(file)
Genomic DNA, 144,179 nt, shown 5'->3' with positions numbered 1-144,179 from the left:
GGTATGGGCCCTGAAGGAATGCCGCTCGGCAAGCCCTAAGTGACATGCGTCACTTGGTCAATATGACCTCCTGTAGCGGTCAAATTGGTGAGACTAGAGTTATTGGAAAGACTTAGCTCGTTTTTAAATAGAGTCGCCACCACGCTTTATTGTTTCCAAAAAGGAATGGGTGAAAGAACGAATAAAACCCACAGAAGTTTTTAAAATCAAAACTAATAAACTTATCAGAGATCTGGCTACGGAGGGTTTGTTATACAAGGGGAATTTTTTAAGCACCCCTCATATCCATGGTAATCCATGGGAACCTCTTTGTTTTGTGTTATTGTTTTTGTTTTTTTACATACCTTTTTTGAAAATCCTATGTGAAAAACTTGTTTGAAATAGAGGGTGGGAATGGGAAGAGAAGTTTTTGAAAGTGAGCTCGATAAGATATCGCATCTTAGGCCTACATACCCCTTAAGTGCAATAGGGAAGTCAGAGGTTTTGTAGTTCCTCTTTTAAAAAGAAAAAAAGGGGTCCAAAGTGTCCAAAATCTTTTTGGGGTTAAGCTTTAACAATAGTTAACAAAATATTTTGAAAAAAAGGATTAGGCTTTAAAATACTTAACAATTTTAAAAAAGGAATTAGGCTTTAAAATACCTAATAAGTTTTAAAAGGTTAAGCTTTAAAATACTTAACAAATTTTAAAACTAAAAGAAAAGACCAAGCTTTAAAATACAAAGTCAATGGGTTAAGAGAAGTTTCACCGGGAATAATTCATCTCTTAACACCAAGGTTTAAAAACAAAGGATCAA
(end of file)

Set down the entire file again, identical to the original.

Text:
Genomic DNA, 144,179 nt, shown 5'->3' with positions numbered 1-144,179 from the left:
GGTATGGGCCCTGAAGGAATGCCGCTCGGCAAGCCCTAAGTGACATGCGTCACTTGGTCAATATGACCTCCTGTAGCGGTCAAATTGGTGAGACTAGAGTTATTGGAAAGACTTAGCTCGTTTTTAAATAGAGTCGCCACCACGCTTTATTGTTTCCAAAAAGGAATGGGTGAAAGAACGAATAAAACCCACAGAAGTTTTTAAAATCAAAACTAATAAACTTATCAGAGATCTGGCTACGGAGGGTTTGTTATACAAGGGGAATTTTTTAAGCACCCCTCATATCCATGGTAATCCATGGGAACCTCTTTGTTTTGTGTTATTGTTTTTGTTTTTTTACATACCTTTTTTGAAAATCCTATGTGAAAAACTTGTTTGAAATAGAGGGTGGGAATGGGAAGAGAAGTTTTTGAAAGTGAGCTCGATAAGATATCGCATCTTAGGCCTACATACCCCTTAAGTGCAATAGGGAAGTCAGAGGTTTTGTAGTTCCTCTTTTAAAAAGAAAAAAAGGGGTCCAAAGTGTCCAAAATCTTTTTGGGGTTAAGCTTTAACAATAGTTAACAAAATATTTTGAAAAAAAGGATTAGGCTTTAAAATACTTAACAATTTTAAAAAAGGAATTAGGCTTTAAAATACCTAATAAGTTTTAAAAGGTTAAGCTTTAAAATACTTAACAAATTTTAAAACTAAAAGAAAAGACCAAGCTTTAAAATACAAAGTCAATGGGTTAAGAGAAGTTTCACCGGGAATAATTCATCTCTTAACACCAAGGTTTAAAAACAAAGGATCAA